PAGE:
Iowa offers a key incentive for businesses looking to grow their research and development operations in the state. Iowa’s Research Activities Credit, more commonly known as the research and development tax credit, has consistently been offered by the state, even when federal credits have seen intermittent expiration dates. Iowa is one of a handful of states to offer a refundable research activities credit. Companies earn refundable tax credits of up to 6.5 percent for their qualified research and development investments, which can be paid directly in cash to the company once its tax liabilities are met.

Aerospace technology and global security leader Rockwell Collins is an Iowa company that can testify to the value of Iowa’s Research Activities Credit.

“In the changing global economy, the state of Iowa’s refundable Research Activities Credit remains a tremendous strategic asset to companies and industries with intensive research demands,” said Tom Stanczyk, a vice president at Rockwell Collins. “Technology innovation fuels our future growth and is what will differentiate our company in tomorrow’s highly competitive global marketplace.”

Iowa companies may be eligible for supplemental tax credits for qualifying research and development activities through the state’s Enterprise Zone or High Quality Jobs initiatives.

These are not the only tax benefits that being located in Iowa brings. Iowa offers sales tax exemptions for manufacturing machinery and equipment and electricity used in manufacturing. The state does not tax personal property, inventory or corporate sales made outside of the state.

Collaborative Research Partnerships with Higher Education Institutions
Iowa’s emphasis on innovation benefits strategic research partnerships between businesses and world-class research facilities like those at the University of Iowa. Both the aerospace and automotive sectors have benefitted from research performed at the U of I’s National Advanced Driving Simulator (NADS) and Operator Performance Laboratory (OPL). Strategic research partnerships in tandem with the available Research Activities Credit are helping Iowa aerospace and automotive supply companies to innovate and bring new products to market.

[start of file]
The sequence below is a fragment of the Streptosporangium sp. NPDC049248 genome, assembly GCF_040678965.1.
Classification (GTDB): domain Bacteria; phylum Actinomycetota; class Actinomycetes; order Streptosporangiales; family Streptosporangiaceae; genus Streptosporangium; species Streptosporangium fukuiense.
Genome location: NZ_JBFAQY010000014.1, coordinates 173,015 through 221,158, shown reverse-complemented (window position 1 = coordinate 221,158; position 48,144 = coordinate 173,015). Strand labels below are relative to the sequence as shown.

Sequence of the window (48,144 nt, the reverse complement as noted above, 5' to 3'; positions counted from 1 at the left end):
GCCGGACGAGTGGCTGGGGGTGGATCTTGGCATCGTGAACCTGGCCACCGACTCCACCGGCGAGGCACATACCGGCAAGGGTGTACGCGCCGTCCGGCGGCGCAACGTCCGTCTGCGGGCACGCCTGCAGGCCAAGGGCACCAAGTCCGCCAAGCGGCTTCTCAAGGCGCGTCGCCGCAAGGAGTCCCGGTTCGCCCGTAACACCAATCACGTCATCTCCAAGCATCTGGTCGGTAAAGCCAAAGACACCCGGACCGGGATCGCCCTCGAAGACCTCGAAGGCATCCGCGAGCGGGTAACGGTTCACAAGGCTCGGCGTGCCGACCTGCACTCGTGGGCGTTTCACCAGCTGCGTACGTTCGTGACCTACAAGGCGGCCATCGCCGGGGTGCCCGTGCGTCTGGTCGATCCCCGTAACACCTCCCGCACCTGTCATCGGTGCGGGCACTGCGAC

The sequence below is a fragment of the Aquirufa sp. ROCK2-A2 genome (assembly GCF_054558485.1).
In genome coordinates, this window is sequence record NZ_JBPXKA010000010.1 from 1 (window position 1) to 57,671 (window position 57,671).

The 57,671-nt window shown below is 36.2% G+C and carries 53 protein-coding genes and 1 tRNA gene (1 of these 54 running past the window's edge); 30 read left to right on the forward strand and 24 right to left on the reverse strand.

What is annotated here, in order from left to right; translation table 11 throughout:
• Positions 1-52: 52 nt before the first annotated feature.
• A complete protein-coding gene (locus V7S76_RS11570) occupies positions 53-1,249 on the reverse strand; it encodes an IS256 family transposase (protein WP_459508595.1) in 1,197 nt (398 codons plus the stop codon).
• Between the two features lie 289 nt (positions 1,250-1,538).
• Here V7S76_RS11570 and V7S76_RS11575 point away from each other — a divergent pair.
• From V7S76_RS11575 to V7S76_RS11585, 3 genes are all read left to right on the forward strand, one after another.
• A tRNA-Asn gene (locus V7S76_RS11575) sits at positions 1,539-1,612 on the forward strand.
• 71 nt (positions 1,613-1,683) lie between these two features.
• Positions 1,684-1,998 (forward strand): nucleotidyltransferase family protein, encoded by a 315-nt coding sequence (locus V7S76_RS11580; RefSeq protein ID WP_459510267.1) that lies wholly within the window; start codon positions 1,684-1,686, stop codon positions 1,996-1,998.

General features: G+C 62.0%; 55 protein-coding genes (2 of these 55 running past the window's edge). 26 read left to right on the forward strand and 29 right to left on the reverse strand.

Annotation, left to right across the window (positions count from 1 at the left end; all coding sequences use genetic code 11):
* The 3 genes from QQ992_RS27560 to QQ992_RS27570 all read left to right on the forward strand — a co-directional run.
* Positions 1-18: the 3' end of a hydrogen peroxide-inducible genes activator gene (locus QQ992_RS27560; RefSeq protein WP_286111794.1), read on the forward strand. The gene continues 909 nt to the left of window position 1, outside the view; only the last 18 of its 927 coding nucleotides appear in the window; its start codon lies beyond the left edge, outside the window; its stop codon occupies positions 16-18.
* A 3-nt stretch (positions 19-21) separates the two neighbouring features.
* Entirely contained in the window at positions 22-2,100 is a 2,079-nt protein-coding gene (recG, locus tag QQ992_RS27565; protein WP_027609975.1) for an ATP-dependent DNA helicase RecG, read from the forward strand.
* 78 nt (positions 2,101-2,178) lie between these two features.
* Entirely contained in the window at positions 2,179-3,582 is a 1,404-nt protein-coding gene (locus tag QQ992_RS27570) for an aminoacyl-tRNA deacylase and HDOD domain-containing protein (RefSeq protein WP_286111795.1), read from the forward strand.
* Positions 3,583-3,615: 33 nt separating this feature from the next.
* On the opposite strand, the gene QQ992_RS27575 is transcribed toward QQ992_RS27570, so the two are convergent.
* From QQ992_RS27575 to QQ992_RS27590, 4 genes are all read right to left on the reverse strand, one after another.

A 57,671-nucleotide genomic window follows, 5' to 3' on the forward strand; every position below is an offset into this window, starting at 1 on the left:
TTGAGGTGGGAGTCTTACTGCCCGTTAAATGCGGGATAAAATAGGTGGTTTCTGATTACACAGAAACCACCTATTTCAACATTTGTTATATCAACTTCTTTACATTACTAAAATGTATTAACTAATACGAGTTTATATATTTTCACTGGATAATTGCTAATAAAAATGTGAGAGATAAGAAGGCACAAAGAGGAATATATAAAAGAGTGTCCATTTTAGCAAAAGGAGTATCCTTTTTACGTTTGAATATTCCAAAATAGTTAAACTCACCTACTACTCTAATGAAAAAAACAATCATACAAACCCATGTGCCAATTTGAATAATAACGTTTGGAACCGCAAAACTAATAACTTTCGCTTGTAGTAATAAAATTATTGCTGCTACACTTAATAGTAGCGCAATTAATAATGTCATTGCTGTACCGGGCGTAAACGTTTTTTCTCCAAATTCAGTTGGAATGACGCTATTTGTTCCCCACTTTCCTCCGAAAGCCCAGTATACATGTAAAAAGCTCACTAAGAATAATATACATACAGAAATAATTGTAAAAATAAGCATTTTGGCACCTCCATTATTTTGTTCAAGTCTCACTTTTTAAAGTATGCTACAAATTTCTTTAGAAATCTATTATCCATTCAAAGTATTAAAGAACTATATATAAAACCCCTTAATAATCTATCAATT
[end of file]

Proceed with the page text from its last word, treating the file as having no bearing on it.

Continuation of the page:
NADS, the world’s most advanced driving simulator, has collaborated with such entities as the Food and Drug Administration and the National Highway Traffic Safety Administration and can be used by those with an interest in driving-based development and research.

OPL’s research capabilities include flight deck technology, airborne sensor systems, unmanned aerial vehicle systems, as well as automotive user interface systems. The OPL has worked with Rockwell Collins to improve flight simulators and to make pilot training more effective. AirCover Integrated Solutions recently announced plans to assemble its unmanned surveillance systems in Cedar Rapids, Iowa, and in a media report cited the importance of the proximity to the OPL as one reason to locate in Cedar Rapids.

Favorable Business Climate
Besides the advantages Iowa offers the aerospace and automotive industries, it offers an overall favorable business climate to companies that operate in the state. A right-to-work state, Iowa was named by CNBC as the state with the lowest cost of doing business and the ninth-best state for doing business overall. Along with those advantages, the state is taking steps to ensure a solid infrastructure is in place to ensure innovative companies have the support they need to flourish.